Feel the Difference with Omega3 Innovations

We do omega-3s differently so that our customers can experience meaningful benefits.

Once you begin taking a potent omega-3 product every day, noteworthy results can start to happen. But, it’s also important to keep in mind that increasing your intake of omega-3s is not a quick fix. It can take up to 3 months to saturate your cells with these beneficial fatty acids.

Here at Omega3 Innovations, we’re dedicated to making products that help our customers feel a marked difference, which is why we created Omega Cure Extra Strength. Each pre-measured vial contains 3000 mg EPA/DHA so you never have to second guess whether you’re getting an effective daily dose. And thanks to our exceptional freshness levels, none of our products have a fishy taste or smell.

As we like to say in Norway, ‘Skål!’ (That means “cheers to your health).

An Effective Omega-3 Dose, Made Simple

Get 3000 mg EPA/DHA per serving.

Learn More


Anne-Marie Chalmers, MD

Born and raised in the United States, Dr. Chalmers graduated from Brown University and completed her medical training at the University of Oslo in Norway. Dr. Chalmers practiced medicine for many years, serving both at high-tech hospitals and as a community health worker in rural Norway. Together with Dr. Martinsen, she later co-founded Wellpride LLLP dba Omega3 Innovations and is the joint holder of several patents that facilitate the ingestion of multiple medication combinations. Today, she serves as the president of Omega3 Innovations.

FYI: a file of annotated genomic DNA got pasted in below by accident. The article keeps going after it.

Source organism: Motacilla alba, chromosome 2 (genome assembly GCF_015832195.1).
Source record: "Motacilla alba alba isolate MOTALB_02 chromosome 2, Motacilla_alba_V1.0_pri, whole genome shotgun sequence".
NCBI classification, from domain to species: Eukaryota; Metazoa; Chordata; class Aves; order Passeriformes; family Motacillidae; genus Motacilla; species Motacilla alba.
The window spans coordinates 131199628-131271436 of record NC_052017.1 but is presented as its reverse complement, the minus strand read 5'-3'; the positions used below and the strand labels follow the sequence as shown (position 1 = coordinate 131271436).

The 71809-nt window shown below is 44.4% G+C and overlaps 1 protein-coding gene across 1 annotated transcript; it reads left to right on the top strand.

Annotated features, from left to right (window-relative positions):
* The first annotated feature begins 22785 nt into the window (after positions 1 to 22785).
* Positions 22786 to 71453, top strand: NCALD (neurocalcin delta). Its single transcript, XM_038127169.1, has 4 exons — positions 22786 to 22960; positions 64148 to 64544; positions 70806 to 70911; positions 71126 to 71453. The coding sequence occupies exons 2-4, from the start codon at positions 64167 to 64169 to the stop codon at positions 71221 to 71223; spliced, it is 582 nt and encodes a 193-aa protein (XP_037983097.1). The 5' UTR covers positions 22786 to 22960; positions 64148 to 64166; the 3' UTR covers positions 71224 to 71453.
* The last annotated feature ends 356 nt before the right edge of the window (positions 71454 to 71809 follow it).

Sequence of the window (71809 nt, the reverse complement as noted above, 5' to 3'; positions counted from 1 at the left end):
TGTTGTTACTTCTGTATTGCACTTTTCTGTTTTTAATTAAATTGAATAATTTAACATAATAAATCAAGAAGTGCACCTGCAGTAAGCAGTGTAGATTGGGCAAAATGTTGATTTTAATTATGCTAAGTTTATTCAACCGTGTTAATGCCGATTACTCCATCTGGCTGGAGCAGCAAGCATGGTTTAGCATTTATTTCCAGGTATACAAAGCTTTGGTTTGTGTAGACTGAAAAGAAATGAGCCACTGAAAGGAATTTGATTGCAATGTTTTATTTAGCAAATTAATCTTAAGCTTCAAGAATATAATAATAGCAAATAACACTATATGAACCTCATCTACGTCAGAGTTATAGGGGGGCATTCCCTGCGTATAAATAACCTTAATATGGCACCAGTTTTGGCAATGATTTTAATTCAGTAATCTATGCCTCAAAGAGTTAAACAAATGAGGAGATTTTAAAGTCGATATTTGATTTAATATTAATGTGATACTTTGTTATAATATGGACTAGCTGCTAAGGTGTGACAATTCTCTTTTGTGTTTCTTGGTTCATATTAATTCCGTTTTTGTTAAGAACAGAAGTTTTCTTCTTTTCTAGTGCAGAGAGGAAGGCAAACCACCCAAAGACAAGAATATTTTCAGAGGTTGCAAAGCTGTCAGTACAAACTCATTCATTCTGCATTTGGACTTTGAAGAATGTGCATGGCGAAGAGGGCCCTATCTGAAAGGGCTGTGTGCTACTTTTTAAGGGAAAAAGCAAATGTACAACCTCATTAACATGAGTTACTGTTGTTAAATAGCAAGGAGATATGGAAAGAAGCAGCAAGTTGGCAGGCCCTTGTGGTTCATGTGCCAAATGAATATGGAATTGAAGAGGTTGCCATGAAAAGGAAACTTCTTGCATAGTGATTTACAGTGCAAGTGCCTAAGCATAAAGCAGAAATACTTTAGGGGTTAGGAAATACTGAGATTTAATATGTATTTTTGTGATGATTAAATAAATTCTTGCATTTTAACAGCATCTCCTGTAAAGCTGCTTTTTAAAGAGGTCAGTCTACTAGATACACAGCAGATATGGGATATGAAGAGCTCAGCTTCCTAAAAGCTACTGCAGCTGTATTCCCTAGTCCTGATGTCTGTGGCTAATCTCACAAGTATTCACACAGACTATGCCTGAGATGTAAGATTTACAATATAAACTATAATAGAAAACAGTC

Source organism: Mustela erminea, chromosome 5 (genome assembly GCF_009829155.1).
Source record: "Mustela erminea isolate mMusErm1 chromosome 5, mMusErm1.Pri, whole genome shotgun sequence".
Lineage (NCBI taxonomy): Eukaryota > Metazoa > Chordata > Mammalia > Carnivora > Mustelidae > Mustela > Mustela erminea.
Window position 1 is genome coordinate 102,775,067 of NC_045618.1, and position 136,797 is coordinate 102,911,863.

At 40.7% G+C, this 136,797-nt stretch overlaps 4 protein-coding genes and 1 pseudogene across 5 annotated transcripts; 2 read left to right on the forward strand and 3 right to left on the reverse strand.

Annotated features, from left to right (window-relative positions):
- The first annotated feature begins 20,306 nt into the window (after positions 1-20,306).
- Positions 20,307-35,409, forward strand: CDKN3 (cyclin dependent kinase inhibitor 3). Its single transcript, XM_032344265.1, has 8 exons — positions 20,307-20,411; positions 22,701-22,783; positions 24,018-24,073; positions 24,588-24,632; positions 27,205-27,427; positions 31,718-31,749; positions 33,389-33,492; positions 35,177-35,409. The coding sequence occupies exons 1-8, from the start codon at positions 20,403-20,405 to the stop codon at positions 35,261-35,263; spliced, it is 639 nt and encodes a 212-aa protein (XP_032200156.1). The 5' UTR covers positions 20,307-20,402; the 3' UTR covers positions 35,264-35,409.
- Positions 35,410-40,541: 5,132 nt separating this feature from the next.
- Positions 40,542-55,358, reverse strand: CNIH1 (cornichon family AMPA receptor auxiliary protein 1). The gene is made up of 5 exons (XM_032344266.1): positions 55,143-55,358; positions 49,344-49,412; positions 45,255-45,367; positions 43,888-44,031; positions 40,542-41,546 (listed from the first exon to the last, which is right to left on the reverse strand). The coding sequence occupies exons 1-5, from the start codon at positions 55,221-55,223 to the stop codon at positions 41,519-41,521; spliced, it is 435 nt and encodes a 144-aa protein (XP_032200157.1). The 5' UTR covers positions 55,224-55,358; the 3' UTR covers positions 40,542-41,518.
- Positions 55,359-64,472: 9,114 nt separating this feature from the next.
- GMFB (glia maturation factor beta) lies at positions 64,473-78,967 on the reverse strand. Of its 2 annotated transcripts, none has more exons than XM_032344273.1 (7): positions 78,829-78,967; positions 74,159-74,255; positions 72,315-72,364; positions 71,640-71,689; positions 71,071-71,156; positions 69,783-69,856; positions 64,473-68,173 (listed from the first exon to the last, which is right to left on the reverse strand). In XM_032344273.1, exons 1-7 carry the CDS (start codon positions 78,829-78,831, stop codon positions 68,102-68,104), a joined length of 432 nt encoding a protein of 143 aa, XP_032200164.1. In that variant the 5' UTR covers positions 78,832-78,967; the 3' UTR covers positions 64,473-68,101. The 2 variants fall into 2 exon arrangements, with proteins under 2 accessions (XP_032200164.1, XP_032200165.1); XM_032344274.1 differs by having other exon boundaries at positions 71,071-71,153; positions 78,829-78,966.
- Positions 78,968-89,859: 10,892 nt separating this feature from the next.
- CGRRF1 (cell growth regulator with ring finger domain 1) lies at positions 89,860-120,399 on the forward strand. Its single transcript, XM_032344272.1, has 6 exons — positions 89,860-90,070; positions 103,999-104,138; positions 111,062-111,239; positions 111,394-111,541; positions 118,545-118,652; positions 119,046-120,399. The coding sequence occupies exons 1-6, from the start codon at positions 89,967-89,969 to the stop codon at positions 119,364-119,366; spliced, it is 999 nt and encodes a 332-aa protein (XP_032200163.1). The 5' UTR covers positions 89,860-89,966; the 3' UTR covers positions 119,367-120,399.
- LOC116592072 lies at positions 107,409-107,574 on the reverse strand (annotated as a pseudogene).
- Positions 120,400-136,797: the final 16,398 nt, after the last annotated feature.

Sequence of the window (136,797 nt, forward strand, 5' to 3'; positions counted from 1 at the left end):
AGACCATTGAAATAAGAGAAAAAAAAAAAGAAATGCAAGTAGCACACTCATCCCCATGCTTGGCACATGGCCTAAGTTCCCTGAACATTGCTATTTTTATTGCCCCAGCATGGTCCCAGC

View Comments

  • According to the table provided in this web page, one teaspoon of liquid cod liver oil contains ~ 1000 mg of EPA/DHA. Is it safe to conclude that one can take 7 to 10 capsules of 300 mg cod liver oil (for example, 7 Seas Cod Liver Oil 300mg or Seacod brand 300 mg) as a dietary supplement to achieve daily intake of 2000 – 3000mg Dosage?

    Although in India, brands like 7 Seas & Seacod recommends 1-2 capsules of 300 mg thrice a day, most brands in the UK and elsewhere recommends one 1000 mg cod liver capsule per day. I am worried if it is overdose for an adult to take 2 capsules of 300 mg cod liver oil thrice a day. Can you please throw some light on this please?

    • Hi Shivashankara,

      There are few health issues associated with taking fresh fish oil. Studies routinely use large doses without documenting any negative effects, and the European Food Safety Authority (EFSA) has concluded that consuming up to 5000 mg of EPA/DHA per day is safe.

      We aren't in a position to comment on the quality and freshness level of your brand. But in general, the reason omega-3 brands typically recommend just 1 - 2 capsules daily is not because there is harm in taking more, but because that is the dose most people are willing to swallow. You do, however, want to make sure that the product you are taking is fresh because if it is not, you may experience some unpleasant side effects. For more on that, we recommend reading this article: